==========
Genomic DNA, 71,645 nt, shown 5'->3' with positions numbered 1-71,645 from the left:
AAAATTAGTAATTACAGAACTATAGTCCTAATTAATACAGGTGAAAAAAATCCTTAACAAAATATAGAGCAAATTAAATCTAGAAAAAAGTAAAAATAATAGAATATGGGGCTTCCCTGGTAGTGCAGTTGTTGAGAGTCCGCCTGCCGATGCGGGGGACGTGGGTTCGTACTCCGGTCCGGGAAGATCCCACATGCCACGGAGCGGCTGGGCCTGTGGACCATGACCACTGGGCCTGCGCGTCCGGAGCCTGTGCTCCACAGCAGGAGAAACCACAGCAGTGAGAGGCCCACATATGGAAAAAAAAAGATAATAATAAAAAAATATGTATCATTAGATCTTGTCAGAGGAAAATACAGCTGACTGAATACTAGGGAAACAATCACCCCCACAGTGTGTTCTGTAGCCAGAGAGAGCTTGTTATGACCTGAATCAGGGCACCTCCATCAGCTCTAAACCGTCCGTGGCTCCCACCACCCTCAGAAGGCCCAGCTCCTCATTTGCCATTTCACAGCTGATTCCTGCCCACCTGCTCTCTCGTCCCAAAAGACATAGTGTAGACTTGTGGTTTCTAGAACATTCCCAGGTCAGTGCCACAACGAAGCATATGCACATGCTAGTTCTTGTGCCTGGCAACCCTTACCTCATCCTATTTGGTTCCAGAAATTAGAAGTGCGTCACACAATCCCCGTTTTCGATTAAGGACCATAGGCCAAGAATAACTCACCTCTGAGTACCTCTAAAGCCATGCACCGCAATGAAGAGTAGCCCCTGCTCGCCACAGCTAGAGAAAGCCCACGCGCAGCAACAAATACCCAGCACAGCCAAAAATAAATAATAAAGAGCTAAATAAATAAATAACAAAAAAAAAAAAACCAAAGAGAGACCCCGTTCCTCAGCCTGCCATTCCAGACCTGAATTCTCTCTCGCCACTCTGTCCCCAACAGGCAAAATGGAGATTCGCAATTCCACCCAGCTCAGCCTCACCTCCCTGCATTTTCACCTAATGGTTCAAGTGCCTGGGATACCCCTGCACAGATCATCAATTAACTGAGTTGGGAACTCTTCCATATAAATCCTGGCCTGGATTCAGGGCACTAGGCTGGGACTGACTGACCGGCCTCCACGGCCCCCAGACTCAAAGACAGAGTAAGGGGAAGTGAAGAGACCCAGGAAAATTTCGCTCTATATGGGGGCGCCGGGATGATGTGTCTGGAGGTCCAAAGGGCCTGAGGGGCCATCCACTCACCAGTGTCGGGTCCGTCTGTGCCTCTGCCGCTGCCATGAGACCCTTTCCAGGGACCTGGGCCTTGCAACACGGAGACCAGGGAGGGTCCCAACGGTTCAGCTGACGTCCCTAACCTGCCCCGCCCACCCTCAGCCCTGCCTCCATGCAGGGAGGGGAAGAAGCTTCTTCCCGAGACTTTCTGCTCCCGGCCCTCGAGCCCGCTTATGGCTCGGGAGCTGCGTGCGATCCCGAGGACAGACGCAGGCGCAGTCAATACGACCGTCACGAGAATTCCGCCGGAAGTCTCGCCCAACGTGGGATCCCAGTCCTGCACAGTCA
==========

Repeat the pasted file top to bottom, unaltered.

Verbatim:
Genomic DNA, 71,645 nt, shown 5'->3' with positions numbered 1-71,645 from the left:
AAAATTAGTAATTACAGAACTATAGTCCTAATTAATACAGGTGAAAAAAATCCTTAACAAAATATAGAGCAAATTAAATCTAGAAAAAAGTAAAAATAATAGAATATGGGGCTTCCCTGGTAGTGCAGTTGTTGAGAGTCCGCCTGCCGATGCGGGGGACGTGGGTTCGTACTCCGGTCCGGGAAGATCCCACATGCCACGGAGCGGCTGGGCCTGTGGACCATGACCACTGGGCCTGCGCGTCCGGAGCCTGTGCTCCACAGCAGGAGAAACCACAGCAGTGAGAGGCCCACATATGGAAAAAAAAAGATAATAATAAAAAAATATGTATCATTAGATCTTGTCAGAGGAAAATACAGCTGACTGAATACTAGGGAAACAATCACCCCCACAGTGTGTTCTGTAGCCAGAGAGAGCTTGTTATGACCTGAATCAGGGCACCTCCATCAGCTCTAAACCGTCCGTGGCTCCCACCACCCTCAGAAGGCCCAGCTCCTCATTTGCCATTTCACAGCTGATTCCTGCCCACCTGCTCTCTCGTCCCAAAAGACATAGTGTAGACTTGTGGTTTCTAGAACATTCCCAGGTCAGTGCCACAACGAAGCATATGCACATGCTAGTTCTTGTGCCTGGCAACCCTTACCTCATCCTATTTGGTTCCAGAAATTAGAAGTGCGTCACACAATCCCCGTTTTCGATTAAGGACCATAGGCCAAGAATAACTCACCTCTGAGTACCTCTAAAGCCATGCACCGCAATGAAGAGTAGCCCCTGCTCGCCACAGCTAGAGAAAGCCCACGCGCAGCAACAAATACCCAGCACAGCCAAAAATAAATAATAAAGAGCTAAATAAATAAATAACAAAAAAAAAAAAACCAAAGAGAGACCCCGTTCCTCAGCCTGCCATTCCAGACCTGAATTCTCTCTCGCCACTCTGTCCCCAACAGGCAAAATGGAGATTCGCAATTCCACCCAGCTCAGCCTCACCTCCCTGCATTTTCACCTAATGGTTCAAGTGCCTGGGATACCCCTGCACAGATCATCAATTAACTGAGTTGGGAACTCTTCCATATAAATCCTGGCCTGGATTCAGGGCACTAGGCTGGGACTGACTGACCGGCCTCCACGGCCCCCAGACTCAAAGACAGAGTAAGGGGAAGTGAAGAGACCCAGGAAAATTTCGCTCTATATGGGGGCGCCGGGATGATGTGTCTGGAGGTCCAAAGGGCCTGAGGGGCCATCCACTCACCAGTGTCGGGTCCGTCTGTGCCTCTGCCGCTGCCATGAGACCCTTTCCAGGGACCTGGGCCTTGCAACACGGAGACCAGGGAGGGTCCCAACGGTTCAGCTGACGTCCCTAACCTGCCCCGCCCACCCTCAGCCCTGCCTCCATGCAGGGAGGGGAAGAAGCTTCTTCCCGAGACTTTCTGCTCCCGGCCCTCGAGCCCGCTTATGGCTCGGGAGCTGCGTGCGATCCCGAGGACAGACGCAGGCGCAGTCAATACGACCGTCACGAGAATTCCGCCGGAAGTCTCGCCCAACGTGGGATCCCAGTCCTGCACAGTCA